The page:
The Royal Wedding Watch Party & Breakfast
Saturday, May 19
6AM – 8 AM // Parish Hall
In case your invitation to Prince Harry and Meghan’s wedding was lost in the Post, St John’s is inviting you to join us at the Parish Hall at St John’s on Saturday morning, 19 May, beginning at 6:00AM to watch the television coverage on our projection screen.
Fr Patrick will serve an English breakfast of eggs, bangers, grilled tomatoes (he insists we pronounce them toe-MAH-toes for that morning) and toast along with tea, juice, and mimosas to celebrate the lovely, royal couple! Bagels, pastries, and coffee will be provided for the colonials to enjoy!
For the committed Anglophile, or any early risers, it should be a delightful way to start your Saturday.
The wedding starts 7:00 AM EDT, ending by 8:00, so don’t sleep in!
Top hats, morning coats, and fascinators optional!
The Beginning of Summer Bazaar
Saturday, May 26
10 AM – 2 PM // Rain or Shine
Fresh home-baked cookies, muffins, brownies, tarts, breads, Bundt cakes, pickled foods, small pies and cakes, and other homemade goodies.
Specialty cheeses from Mecox Dairy
Plants & Flowers (including hanging baskets, potted plants, and herbs)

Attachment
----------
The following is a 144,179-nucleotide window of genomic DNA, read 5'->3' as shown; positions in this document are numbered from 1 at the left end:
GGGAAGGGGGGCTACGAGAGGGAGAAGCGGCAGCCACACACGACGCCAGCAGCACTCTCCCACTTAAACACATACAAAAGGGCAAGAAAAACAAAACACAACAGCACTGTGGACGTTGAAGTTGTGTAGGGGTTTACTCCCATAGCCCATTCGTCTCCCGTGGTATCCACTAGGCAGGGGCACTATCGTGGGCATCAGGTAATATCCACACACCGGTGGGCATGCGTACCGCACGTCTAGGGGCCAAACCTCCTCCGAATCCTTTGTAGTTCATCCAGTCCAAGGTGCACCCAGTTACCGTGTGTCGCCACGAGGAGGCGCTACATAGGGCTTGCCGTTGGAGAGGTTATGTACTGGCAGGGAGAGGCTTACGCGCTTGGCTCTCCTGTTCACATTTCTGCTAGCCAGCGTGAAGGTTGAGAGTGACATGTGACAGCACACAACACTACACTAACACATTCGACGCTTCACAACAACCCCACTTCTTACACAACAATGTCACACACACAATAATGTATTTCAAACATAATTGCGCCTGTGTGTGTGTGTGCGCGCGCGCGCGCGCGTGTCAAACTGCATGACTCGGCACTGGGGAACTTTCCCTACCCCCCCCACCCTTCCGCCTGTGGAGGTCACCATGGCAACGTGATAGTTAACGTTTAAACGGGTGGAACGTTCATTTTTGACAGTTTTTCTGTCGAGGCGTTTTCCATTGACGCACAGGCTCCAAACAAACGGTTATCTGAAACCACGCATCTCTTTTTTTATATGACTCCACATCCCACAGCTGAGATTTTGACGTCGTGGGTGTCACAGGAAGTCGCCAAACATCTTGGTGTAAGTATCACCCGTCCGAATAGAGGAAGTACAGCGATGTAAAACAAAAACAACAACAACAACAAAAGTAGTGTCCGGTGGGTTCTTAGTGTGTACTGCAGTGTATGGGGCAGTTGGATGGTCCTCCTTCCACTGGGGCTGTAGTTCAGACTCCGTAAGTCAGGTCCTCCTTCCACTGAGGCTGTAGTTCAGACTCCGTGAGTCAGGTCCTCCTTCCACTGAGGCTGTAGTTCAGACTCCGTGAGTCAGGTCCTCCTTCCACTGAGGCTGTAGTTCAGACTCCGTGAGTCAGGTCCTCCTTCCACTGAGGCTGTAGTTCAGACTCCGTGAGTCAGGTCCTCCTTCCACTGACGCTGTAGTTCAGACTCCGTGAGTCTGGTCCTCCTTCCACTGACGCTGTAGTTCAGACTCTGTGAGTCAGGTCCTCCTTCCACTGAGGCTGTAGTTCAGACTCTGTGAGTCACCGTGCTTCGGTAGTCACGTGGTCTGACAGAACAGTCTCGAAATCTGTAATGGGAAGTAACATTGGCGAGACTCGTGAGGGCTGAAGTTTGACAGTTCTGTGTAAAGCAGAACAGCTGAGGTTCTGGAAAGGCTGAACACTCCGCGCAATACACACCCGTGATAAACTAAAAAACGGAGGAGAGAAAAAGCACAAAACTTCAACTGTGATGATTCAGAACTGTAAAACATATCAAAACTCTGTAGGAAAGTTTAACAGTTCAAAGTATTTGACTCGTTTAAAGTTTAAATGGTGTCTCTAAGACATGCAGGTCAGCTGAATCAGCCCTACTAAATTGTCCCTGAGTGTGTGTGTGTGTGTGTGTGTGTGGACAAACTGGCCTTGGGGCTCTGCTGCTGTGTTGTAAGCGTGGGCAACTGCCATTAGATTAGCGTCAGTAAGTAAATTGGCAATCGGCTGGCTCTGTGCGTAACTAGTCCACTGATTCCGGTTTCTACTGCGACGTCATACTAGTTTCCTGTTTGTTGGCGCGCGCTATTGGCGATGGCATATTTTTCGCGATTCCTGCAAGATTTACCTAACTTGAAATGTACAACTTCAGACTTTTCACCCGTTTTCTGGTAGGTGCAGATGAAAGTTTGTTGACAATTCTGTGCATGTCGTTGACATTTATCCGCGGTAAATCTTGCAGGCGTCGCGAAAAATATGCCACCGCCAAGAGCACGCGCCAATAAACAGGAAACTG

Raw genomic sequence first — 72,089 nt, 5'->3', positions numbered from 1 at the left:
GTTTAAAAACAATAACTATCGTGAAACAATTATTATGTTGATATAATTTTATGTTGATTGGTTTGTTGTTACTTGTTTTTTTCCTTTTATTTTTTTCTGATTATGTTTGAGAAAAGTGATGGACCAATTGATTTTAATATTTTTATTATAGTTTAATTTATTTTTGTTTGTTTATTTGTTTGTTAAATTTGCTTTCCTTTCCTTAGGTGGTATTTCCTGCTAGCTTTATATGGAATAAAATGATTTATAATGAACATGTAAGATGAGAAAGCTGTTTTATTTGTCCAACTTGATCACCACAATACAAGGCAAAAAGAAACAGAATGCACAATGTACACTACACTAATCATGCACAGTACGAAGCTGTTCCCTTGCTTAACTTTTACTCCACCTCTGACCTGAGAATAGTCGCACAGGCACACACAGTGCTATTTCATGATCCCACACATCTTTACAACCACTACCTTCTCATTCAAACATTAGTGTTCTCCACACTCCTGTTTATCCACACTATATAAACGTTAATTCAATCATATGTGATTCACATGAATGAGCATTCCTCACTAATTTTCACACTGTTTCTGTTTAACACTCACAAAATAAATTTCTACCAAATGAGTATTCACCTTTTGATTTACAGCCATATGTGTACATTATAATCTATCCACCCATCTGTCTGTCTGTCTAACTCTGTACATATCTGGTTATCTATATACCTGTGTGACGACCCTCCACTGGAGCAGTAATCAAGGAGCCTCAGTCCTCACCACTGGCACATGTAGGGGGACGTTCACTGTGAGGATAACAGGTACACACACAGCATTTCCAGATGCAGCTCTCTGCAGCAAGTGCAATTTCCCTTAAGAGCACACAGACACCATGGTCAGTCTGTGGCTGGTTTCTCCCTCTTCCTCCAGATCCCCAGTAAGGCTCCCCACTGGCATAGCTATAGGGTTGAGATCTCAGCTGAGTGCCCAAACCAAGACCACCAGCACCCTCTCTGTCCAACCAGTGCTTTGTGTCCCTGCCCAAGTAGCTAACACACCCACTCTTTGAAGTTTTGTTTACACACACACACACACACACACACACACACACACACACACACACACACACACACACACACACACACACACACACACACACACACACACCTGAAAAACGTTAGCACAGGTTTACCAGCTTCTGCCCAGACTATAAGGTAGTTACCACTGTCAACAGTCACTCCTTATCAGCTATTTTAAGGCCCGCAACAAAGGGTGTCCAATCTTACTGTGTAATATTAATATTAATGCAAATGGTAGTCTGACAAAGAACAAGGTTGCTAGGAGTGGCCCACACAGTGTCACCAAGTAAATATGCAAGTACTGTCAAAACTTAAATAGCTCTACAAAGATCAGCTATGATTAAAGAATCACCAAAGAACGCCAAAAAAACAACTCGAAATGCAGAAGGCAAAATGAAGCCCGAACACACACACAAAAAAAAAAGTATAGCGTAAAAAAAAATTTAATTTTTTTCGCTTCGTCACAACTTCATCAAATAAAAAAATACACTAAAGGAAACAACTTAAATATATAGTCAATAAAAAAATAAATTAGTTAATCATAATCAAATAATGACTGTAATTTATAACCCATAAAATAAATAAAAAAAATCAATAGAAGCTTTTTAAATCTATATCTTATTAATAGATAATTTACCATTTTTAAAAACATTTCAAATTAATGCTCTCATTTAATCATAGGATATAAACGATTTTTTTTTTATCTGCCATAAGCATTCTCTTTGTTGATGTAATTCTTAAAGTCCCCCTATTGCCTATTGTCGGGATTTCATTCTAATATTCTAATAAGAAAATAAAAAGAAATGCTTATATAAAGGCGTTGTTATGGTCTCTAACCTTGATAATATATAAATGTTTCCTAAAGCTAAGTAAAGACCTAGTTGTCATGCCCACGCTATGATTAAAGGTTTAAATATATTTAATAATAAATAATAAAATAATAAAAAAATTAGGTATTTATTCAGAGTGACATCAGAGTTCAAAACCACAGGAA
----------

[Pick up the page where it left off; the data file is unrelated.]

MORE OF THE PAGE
Hot Dogs, Ice Cream, Beverages
Expanded Kids’ Korner Includes:
Slime, Trail Mix, and Science stations
Bounce House & Art Nanny
Admission: $15 for all activities, or $5 each
Previous Outings and Events
Day Trip to The Met Cloisters
Our very own Fr. W. Patrick Edwards provided commentary on medieval church history and its significance as friends of St. John’s Episcopal Church toured The Met Cloisters. The Met Cloisters is the branch of The Metropolitan Museum of Art dedicated to the art, architecture, and gardens of medieval Europe. Opened to the public in 1938, and deriving its name from the five medieval cloisters that form the core of the building, it presents a harmonious and evocative setting for more than 2,000 exceptional works of art and architectural elements from the medieval West.
Along with strolling through the gardens, we took in paintings, tapestries, chapels, carvings and halls designed for different periods. While the Late Gothic Hall showcases 15th-century limestone windows and altarpieces from Germany, Italy and Spain, the Romanesque Hall features stone portals from 12th and 13th-century French churches. Lunch was enjoyed over the impressive views of the Hudson River from The Cloisters hilltop setting.